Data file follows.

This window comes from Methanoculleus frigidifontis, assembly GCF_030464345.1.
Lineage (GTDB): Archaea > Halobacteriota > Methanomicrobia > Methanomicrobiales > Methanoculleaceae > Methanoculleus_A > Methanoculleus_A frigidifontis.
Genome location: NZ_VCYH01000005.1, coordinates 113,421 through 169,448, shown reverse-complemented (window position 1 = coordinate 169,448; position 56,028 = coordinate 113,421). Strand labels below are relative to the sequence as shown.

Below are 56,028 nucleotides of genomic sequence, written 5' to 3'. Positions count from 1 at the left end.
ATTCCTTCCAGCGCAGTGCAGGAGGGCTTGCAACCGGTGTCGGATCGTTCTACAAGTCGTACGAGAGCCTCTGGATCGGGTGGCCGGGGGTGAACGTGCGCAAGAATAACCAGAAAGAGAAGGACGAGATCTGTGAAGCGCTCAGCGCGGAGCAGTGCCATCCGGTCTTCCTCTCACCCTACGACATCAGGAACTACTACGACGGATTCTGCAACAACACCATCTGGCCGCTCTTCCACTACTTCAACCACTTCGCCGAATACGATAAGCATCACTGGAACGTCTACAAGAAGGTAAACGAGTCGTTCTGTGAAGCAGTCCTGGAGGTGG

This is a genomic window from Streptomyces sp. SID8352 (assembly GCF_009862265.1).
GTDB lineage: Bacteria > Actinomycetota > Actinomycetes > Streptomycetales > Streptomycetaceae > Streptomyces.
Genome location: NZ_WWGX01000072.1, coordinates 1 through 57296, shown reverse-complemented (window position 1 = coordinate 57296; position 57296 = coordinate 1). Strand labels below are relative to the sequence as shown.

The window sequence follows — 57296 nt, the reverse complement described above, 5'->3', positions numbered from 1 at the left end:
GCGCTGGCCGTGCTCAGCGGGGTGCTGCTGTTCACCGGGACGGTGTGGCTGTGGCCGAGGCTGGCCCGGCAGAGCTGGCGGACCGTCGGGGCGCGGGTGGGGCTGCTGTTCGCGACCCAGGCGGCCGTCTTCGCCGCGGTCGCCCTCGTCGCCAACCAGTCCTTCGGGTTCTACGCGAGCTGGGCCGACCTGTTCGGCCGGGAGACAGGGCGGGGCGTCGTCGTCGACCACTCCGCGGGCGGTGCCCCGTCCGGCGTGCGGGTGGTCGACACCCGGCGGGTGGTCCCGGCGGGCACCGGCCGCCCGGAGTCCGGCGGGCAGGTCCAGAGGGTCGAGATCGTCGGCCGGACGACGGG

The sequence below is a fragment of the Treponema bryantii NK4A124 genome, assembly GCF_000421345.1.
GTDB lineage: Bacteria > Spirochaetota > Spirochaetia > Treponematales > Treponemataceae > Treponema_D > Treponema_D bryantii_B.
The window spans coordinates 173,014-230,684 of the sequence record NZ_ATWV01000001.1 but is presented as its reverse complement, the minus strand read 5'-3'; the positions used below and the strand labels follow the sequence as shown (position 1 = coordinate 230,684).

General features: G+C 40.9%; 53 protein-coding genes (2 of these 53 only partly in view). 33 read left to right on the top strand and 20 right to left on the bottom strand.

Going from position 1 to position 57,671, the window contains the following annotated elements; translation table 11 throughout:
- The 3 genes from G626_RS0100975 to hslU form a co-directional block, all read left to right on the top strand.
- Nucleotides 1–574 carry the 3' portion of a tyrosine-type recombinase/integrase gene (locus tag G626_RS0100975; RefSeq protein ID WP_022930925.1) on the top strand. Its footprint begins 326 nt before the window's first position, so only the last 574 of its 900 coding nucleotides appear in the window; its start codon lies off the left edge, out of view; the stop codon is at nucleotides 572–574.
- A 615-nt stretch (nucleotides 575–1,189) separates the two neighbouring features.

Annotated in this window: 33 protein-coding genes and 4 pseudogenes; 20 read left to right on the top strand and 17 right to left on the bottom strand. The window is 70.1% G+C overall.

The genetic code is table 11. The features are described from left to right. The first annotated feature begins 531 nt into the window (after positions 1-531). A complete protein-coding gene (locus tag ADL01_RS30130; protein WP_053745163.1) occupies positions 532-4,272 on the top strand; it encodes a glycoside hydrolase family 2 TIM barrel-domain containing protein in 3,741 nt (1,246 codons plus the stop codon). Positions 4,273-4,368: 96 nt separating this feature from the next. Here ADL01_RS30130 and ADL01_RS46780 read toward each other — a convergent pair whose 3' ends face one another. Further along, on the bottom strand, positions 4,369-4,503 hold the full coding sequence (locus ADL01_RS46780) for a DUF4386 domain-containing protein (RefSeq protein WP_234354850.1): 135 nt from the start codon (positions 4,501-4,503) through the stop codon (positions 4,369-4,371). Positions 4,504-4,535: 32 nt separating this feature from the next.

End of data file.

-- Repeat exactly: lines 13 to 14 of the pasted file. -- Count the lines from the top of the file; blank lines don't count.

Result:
The window spans coordinates 173,014-230,684 of the sequence record NZ_ATWV01000001.1 but is presented as its reverse complement, the minus strand read 5'-3'; the positions used below and the strand labels follow the sequence as shown (position 1 = coordinate 230,684).

General features: G+C 40.9%; 53 protein-coding genes (2 of these 53 only partly in view). 33 read left to right on the top strand and 20 right to left on the bottom strand.